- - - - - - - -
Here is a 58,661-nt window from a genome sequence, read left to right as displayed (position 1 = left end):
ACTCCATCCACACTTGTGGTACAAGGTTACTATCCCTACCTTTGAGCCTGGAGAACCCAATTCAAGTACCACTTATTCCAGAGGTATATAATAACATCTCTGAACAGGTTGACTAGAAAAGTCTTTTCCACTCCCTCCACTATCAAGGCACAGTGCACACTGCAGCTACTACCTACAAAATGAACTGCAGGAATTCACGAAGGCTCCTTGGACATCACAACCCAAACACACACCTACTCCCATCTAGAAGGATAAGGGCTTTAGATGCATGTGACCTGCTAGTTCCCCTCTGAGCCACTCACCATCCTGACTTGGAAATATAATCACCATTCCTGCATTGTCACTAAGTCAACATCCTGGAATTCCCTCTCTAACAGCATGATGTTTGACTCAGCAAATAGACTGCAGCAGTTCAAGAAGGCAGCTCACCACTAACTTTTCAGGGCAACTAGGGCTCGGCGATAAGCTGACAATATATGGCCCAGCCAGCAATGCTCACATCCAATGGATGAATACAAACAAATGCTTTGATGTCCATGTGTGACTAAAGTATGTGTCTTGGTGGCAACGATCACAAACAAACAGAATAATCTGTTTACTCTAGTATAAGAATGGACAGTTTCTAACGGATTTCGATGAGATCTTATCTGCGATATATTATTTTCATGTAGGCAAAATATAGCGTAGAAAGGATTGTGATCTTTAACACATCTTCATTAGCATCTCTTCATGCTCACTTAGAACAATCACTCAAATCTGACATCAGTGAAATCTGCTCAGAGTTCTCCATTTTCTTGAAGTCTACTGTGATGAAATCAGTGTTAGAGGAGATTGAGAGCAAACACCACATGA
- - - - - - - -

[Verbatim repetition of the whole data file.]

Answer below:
Here is a 58,661-nt window from a genome sequence, read left to right as displayed (position 1 = left end):
ACTCCATCCACACTTGTGGTACAAGGTTACTATCCCTACCTTTGAGCCTGGAGAACCCAATTCAAGTACCACTTATTCCAGAGGTATATAATAACATCTCTGAACAGGTTGACTAGAAAAGTCTTTTCCACTCCCTCCACTATCAAGGCACAGTGCACACTGCAGCTACTACCTACAAAATGAACTGCAGGAATTCACGAAGGCTCCTTGGACATCACAACCCAAACACACACCTACTCCCATCTAGAAGGATAAGGGCTTTAGATGCATGTGACCTGCTAGTTCCCCTCTGAGCCACTCACCATCCTGACTTGGAAATATAATCACCATTCCTGCATTGTCACTAAGTCAACATCCTGGAATTCCCTCTCTAACAGCATGATGTTTGACTCAGCAAATAGACTGCAGCAGTTCAAGAAGGCAGCTCACCACTAACTTTTCAGGGCAACTAGGGCTCGGCGATAAGCTGACAATATATGGCCCAGCCAGCAATGCTCACATCCAATGGATGAATACAAACAAATGCTTTGATGTCCATGTGTGACTAAAGTATGTGTCTTGGTGGCAACGATCACAAACAAACAGAATAATCTGTTTACTCTAGTATAAGAATGGACAGTTTCTAACGGATTTCGATGAGATCTTATCTGCGATATATTATTTTCATGTAGGCAAAATATAGCGTAGAAAGGATTGTGATCTTTAACACATCTTCATTAGCATCTCTTCATGCTCACTTAGAACAATCACTCAAATCTGACATCAGTGAAATCTGCTCAGAGTTCTCCATTTTCTTGAAGTCTACTGTGATGAAATCAGTGTTAGAGGAGATTGAGAGCAAACACCACATGA